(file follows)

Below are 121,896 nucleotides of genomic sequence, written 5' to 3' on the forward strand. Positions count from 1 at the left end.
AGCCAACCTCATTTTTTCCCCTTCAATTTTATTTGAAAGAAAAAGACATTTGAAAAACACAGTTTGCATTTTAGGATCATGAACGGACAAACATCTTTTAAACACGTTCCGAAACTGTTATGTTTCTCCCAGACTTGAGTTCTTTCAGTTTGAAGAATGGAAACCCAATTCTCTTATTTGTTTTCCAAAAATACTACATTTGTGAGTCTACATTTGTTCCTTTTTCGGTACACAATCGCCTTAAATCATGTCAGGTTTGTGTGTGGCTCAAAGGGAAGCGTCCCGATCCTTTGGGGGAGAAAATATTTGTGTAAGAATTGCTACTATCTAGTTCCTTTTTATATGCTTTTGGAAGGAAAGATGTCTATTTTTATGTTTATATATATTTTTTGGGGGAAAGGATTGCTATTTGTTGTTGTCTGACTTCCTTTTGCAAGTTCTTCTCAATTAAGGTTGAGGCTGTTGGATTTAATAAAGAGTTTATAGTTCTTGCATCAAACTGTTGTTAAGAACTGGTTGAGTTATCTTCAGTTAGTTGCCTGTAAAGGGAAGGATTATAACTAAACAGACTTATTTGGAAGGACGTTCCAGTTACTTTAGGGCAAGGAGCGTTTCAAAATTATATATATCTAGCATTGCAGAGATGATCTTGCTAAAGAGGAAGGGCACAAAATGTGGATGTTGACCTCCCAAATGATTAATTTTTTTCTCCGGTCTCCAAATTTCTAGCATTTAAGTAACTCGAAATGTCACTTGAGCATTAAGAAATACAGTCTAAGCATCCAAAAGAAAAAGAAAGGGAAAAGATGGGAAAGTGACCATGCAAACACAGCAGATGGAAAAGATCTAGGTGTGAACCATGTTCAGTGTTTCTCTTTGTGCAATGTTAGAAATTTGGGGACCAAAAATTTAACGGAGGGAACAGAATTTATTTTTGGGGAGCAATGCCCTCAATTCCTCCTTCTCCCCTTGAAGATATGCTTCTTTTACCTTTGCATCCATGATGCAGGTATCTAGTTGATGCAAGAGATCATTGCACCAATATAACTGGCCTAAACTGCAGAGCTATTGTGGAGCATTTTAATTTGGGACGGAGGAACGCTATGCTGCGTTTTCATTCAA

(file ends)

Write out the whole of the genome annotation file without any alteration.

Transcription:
Below are 121,896 nucleotides of genomic sequence, written 5' to 3' on the forward strand. Positions count from 1 at the left end.
AGCCAACCTCATTTTTTCCCCTTCAATTTTATTTGAAAGAAAAAGACATTTGAAAAACACAGTTTGCATTTTAGGATCATGAACGGACAAACATCTTTTAAACACGTTCCGAAACTGTTATGTTTCTCCCAGACTTGAGTTCTTTCAGTTTGAAGAATGGAAACCCAATTCTCTTATTTGTTTTCCAAAAATACTACATTTGTGAGTCTACATTTGTTCCTTTTTCGGTACACAATCGCCTTAAATCATGTCAGGTTTGTGTGTGGCTCAAAGGGAAGCGTCCCGATCCTTTGGGGGAGAAAATATTTGTGTAAGAATTGCTACTATCTAGTTCCTTTTTATATGCTTTTGGAAGGAAAGATGTCTATTTTTATGTTTATATATATTTTTTGGGGGAAAGGATTGCTATTTGTTGTTGTCTGACTTCCTTTTGCAAGTTCTTCTCAATTAAGGTTGAGGCTGTTGGATTTAATAAAGAGTTTATAGTTCTTGCATCAAACTGTTGTTAAGAACTGGTTGAGTTATCTTCAGTTAGTTGCCTGTAAAGGGAAGGATTATAACTAAACAGACTTATTTGGAAGGACGTTCCAGTTACTTTAGGGCAAGGAGCGTTTCAAAATTATATATATCTAGCATTGCAGAGATGATCTTGCTAAAGAGGAAGGGCACAAAATGTGGATGTTGACCTCCCAAATGATTAATTTTTTTCTCCGGTCTCCAAATTTCTAGCATTTAAGTAACTCGAAATGTCACTTGAGCATTAAGAAATACAGTCTAAGCATCCAAAAGAAAAAGAAAGGGAAAAGATGGGAAAGTGACCATGCAAACACAGCAGATGGAAAAGATCTAGGTGTGAACCATGTTCAGTGTTTCTCTTTGTGCAATGTTAGAAATTTGGGGACCAAAAATTTAACGGAGGGAACAGAATTTATTTTTGGGGAGCAATGCCCTCAATTCCTCCTTCTCCCCTTGAAGATATGCTTCTTTTACCTTTGCATCCATGATGCAGGTATCTAGTTGATGCAAGAGATCATTGCACCAATATAACTGGCCTAAACTGCAGAGCTATTGTGGAGCATTTTAATTTGGGACGGAGGAACGCTATGCTGCGTTTTCATTCAA